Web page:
High-energy ‘pub concert’ brings a pint of cheer just when we need it

With omnicron raging, the holidays behind us and the dark, cold days of winter settling around our ears, a welcome blast of relief just arrived at the Denver Center. It comes in the  form of nine guys ready to sing, dance and joke our way to at least 90 minutes of relief.

The Choir of Man is about as simple a concept for a musical-like thing you can imagine: Bring the tradition of an Irish pub to the stage to celebrate the song, dance, camaraderie and, yes, beer that can pry us out from in front our screens to enjoy time with others in one place.

With several casts out touring the world, one of them is in short residence at the Denver Center through Sunday, and it’s well worth bellying up to the bar with this group of guys. From the get-go, the cast establishes a connection to the audience and manages to conjure up an intimate setting even in the cavernous Buell. They’re quick to get the audience clapping and singing along to a curious mix of Irish drinking songs, moldy oldies, more recent hits and a few traditional songs intermixed with poetry, high-energy dance and a lot of beer-swilling and mug clanking.

Part barbershop, part boy band (with a lot more facial hair) and with a good deal of poetic license in how the songs are interpreted, there’s a whole lot of male energy — the good kind. These are the guys you wished were up the street at the pub where you could go in, have a pint, talk about your troubles, watch the game and forget about the shit-show outside for just a bit. The action is moved along by “The Poet” (Conor Hanley), who narrates, tells us about the other guys and their lives and contributes readings of verse.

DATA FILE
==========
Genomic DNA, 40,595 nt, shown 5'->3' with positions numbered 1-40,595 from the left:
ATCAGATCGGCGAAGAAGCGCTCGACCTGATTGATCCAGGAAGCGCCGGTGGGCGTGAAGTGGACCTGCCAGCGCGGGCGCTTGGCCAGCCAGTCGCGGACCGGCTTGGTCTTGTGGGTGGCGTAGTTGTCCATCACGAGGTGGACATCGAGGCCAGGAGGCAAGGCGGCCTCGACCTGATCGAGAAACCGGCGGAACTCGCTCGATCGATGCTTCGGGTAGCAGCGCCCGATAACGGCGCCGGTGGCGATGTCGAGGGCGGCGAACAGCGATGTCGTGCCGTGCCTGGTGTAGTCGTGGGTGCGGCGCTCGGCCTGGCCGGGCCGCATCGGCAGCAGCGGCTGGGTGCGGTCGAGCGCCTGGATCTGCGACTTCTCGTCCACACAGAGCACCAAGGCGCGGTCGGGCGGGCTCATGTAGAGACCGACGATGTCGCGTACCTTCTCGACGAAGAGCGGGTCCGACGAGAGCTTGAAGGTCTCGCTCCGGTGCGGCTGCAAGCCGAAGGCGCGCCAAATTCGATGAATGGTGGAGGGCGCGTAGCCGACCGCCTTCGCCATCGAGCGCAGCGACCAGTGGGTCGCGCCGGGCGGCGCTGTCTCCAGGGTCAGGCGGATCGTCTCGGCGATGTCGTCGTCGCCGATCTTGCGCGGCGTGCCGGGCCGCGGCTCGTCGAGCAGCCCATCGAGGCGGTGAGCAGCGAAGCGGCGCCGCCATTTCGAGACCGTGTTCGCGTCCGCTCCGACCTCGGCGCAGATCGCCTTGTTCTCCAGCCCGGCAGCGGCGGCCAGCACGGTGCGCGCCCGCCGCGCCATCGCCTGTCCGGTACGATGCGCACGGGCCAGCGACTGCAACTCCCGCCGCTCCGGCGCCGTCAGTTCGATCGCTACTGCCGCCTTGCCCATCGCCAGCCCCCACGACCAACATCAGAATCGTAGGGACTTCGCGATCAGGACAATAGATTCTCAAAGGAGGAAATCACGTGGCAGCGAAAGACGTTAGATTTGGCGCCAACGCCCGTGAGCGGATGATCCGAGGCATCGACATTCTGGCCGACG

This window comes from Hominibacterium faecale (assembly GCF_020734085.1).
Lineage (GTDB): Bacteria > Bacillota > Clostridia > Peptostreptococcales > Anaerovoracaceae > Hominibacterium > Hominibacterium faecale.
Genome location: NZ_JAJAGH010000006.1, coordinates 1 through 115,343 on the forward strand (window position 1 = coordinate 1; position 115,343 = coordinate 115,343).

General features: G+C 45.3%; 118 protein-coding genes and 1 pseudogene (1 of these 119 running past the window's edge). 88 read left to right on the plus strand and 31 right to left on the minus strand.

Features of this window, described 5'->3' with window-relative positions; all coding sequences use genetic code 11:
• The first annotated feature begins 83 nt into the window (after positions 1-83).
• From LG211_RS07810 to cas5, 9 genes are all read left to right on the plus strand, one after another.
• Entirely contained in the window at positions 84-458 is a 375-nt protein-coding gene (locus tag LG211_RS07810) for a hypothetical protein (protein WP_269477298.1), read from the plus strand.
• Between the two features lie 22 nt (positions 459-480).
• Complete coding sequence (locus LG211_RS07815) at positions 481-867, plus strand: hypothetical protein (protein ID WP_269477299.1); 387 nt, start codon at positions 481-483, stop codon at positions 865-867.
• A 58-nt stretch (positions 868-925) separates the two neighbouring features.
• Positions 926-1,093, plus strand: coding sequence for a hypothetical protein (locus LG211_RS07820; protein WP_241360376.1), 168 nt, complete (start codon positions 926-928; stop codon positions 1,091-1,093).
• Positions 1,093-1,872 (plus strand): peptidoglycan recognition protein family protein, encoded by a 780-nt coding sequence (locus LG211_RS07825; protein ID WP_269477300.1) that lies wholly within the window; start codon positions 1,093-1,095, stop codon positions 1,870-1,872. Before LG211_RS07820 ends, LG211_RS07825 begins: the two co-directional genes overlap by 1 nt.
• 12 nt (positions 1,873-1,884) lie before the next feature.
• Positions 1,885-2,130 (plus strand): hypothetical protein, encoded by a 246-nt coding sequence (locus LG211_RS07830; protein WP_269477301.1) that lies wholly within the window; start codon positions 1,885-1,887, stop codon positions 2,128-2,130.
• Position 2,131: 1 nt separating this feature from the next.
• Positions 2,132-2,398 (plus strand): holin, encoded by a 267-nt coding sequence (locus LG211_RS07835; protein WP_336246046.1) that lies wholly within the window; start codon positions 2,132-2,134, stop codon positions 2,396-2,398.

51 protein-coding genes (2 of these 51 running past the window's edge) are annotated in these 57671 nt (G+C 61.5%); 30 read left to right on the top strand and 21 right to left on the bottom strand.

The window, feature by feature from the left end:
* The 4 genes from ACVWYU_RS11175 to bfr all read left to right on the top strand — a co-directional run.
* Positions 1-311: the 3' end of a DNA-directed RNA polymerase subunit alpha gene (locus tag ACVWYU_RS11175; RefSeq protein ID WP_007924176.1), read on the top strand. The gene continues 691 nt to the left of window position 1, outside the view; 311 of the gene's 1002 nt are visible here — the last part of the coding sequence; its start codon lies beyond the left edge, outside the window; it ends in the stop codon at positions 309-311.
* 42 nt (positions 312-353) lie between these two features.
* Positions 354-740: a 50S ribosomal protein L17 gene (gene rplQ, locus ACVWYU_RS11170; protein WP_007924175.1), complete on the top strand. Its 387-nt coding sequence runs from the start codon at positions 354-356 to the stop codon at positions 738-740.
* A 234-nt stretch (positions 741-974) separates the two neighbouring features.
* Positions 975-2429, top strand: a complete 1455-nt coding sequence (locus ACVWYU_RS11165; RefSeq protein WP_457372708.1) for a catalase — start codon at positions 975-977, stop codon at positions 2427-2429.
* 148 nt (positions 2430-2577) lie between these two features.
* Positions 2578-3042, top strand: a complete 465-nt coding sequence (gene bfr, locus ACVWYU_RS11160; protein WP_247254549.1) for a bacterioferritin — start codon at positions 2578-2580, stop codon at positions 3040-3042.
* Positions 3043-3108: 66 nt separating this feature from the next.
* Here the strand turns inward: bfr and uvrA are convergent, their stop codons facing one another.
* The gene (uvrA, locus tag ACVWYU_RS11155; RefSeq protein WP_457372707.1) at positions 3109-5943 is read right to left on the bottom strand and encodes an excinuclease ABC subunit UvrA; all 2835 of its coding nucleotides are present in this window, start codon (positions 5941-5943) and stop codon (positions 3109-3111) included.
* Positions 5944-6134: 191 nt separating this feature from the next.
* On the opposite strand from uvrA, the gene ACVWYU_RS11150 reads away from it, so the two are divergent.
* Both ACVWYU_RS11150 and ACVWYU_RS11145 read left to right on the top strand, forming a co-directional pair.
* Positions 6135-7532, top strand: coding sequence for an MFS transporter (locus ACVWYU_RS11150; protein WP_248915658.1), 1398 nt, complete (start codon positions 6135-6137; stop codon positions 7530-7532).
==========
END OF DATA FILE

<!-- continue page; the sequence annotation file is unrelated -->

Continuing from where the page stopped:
Ed Tunningley and Jahlil Burke in ‘The Choir of Man’

Other characters include “The Hard Man” (Adam Bayjou), “The Romantic” (a golden-voiced Mark Irwin) and “The Beast” (Ed Tunningley) — a gentle, hirsute teddy bear who’s also a gifted guitarist.

The lads, Hanley tells us, hail from small towns in Ireland or Wales as well as big cities like New York and London. As an ensemble, they serve up beautiful harmonies and powerful solos alongside a whole lot of clapping, stomping, strutting and posturing. In the space of 90 minutes, they successfully let the audience know who they are in this choir of men — as individuals and as part of this small community.

Along the way, The Poet speaks of the importance of gathering in a place like a pub, mourning the loss of many such places to the pandemic, glowing screens and like. The set perfectly establishes us in “The Jungle” pub, and the first big number is a wondrous and wildly inventive interpretation of Guns N’ Roses’ “Welcome to the Jungle.” Other numbers include “Under the Bridge” (Red Hot Chili Peppers), “500 Miles” (traditional), “Hello” (Adele), “Escape (the piña colada song) and, perhaps the oddest choice, “Fifty Ways to Lose Your Lover” — arguably Paul Simon’s worst song but made much more enjoyable by this crew.

Presented without intermission, the 90 minutes spent with The Choir of Man seemed to fly by, and as we streamed back out into the cold, it felt like we’d collectively shared something pretty special together as an audience with these talented lads. With only two shows left and plenty of good seats to be had, I’d highly recommend this one as a pretty great “covid shot” to immunize you from the blues — if just fo